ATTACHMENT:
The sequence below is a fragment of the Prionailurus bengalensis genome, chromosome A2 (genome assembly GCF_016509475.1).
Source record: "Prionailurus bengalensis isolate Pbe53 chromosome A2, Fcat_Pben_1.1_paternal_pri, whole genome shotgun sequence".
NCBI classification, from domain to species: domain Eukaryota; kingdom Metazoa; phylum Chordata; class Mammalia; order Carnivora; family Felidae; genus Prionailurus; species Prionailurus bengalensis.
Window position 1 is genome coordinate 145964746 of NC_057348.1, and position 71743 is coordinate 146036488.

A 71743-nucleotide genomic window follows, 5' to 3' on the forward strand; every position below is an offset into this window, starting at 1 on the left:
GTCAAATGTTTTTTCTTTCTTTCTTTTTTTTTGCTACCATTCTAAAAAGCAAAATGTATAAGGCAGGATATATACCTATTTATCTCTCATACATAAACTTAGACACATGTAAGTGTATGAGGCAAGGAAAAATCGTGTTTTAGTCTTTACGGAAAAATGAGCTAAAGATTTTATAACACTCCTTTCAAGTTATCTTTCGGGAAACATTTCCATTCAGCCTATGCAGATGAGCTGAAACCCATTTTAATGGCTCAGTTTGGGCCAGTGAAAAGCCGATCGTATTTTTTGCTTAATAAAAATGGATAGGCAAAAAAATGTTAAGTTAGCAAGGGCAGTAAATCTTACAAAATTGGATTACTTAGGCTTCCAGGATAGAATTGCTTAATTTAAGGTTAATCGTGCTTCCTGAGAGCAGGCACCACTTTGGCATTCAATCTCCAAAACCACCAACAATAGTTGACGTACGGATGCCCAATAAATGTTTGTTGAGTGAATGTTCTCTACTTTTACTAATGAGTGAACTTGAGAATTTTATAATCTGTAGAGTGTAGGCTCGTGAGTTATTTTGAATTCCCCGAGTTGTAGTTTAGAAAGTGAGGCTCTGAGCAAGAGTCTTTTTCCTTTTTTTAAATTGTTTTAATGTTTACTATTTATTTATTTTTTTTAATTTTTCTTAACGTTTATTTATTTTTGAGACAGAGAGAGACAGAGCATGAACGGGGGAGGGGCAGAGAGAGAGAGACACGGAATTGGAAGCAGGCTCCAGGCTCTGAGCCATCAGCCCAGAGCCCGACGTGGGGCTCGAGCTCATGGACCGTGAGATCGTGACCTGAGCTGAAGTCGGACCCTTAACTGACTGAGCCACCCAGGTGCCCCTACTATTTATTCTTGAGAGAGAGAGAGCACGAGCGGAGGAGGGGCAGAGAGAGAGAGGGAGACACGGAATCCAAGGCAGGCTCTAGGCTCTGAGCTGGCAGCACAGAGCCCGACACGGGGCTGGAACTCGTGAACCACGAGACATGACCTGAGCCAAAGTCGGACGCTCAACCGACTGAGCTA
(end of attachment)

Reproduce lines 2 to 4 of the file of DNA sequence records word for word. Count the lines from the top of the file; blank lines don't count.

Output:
Source record: "Prionailurus bengalensis isolate Pbe53 chromosome A2, Fcat_Pben_1.1_paternal_pri, whole genome shotgun sequence".
NCBI classification, from domain to species: domain Eukaryota; kingdom Metazoa; phylum Chordata; class Mammalia; order Carnivora; family Felidae; genus Prionailurus; species Prionailurus bengalensis.
Window position 1 is genome coordinate 145964746 of NC_057348.1, and position 71743 is coordinate 146036488.